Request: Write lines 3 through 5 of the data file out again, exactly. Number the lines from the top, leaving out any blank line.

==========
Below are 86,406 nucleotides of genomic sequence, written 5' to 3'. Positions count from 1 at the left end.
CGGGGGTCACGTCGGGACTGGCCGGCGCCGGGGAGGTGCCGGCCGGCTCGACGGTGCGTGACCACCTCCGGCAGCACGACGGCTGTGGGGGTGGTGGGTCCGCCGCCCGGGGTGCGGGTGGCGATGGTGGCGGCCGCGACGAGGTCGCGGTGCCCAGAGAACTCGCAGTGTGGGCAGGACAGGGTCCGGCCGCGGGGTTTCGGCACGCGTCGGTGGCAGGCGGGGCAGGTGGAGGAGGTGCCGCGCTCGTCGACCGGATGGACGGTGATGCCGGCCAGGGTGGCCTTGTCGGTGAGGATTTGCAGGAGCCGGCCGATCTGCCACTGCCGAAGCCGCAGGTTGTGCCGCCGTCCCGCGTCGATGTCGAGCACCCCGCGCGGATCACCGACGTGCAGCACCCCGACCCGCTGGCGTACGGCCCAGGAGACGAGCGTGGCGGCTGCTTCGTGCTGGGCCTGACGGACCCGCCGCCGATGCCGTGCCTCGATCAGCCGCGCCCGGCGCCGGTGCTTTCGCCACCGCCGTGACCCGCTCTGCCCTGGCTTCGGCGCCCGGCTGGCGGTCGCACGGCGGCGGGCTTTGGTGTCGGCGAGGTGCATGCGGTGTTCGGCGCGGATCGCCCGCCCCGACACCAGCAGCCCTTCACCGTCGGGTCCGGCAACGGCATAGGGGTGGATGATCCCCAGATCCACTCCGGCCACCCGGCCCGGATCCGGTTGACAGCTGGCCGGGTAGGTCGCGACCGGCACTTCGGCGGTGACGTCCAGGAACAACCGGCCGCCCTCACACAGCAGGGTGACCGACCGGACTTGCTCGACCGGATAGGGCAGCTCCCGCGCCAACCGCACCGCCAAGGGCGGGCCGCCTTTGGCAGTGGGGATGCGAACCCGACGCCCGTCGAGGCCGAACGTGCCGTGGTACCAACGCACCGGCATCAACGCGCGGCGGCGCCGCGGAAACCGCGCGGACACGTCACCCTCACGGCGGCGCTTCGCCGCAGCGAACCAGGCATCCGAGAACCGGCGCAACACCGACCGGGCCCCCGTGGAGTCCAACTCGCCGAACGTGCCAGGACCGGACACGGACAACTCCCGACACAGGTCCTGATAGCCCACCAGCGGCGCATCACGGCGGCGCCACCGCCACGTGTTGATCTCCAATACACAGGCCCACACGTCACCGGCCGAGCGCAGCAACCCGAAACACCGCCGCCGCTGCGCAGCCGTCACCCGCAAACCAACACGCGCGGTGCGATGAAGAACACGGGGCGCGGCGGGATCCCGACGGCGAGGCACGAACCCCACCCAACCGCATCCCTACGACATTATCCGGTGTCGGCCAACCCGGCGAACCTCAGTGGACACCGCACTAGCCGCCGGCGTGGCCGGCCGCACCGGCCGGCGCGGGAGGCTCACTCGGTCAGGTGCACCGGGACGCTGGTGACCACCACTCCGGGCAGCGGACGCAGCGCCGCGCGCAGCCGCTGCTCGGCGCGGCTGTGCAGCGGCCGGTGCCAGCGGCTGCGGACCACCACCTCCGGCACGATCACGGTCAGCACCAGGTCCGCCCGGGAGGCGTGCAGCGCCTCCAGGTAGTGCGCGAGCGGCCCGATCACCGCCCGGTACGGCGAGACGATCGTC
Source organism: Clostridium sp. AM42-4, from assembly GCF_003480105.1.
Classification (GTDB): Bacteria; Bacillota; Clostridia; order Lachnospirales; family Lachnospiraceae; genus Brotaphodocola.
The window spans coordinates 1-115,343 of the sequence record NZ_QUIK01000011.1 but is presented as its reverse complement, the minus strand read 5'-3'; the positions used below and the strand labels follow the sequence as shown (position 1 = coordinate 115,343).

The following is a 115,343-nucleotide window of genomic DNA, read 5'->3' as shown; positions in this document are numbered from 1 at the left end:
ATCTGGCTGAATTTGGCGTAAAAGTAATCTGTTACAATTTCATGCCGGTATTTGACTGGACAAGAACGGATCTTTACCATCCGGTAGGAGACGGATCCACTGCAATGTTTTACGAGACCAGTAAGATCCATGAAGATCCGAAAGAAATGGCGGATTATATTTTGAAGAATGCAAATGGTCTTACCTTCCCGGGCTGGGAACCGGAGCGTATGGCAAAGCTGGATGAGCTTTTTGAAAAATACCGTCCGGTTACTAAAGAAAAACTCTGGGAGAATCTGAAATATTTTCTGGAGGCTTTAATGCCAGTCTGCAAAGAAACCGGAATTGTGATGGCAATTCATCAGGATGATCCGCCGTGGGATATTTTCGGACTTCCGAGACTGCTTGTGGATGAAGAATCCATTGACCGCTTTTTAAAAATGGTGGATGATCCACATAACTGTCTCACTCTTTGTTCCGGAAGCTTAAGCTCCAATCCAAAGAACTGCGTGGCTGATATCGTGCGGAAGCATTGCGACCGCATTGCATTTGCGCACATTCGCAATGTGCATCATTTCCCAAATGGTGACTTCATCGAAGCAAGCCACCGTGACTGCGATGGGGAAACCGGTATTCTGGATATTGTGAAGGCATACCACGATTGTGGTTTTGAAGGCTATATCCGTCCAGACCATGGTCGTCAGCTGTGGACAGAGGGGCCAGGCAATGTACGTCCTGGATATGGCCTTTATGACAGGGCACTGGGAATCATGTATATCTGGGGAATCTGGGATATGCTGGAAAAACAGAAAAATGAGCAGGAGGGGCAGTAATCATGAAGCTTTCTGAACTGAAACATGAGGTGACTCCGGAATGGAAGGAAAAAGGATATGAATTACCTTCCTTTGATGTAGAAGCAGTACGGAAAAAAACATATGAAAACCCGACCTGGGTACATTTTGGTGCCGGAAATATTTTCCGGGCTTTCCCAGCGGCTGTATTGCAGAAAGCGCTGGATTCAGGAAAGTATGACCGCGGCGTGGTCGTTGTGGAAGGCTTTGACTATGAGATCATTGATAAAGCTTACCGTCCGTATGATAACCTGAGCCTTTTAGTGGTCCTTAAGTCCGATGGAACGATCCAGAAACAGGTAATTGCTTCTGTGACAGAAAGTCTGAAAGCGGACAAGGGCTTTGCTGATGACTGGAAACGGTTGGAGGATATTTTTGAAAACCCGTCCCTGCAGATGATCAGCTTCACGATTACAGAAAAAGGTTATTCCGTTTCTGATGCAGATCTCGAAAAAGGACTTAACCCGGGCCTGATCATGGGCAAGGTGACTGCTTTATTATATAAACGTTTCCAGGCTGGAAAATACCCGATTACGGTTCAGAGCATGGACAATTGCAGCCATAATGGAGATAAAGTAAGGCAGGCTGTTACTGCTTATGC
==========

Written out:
Source organism: Clostridium sp. AM42-4, from assembly GCF_003480105.1.
Classification (GTDB): Bacteria; Bacillota; Clostridia; order Lachnospirales; family Lachnospiraceae; genus Brotaphodocola.
The window spans coordinates 1-115,343 of the sequence record NZ_QUIK01000011.1 but is presented as its reverse complement, the minus strand read 5'-3'; the positions used below and the strand labels follow the sequence as shown (position 1 = coordinate 115,343).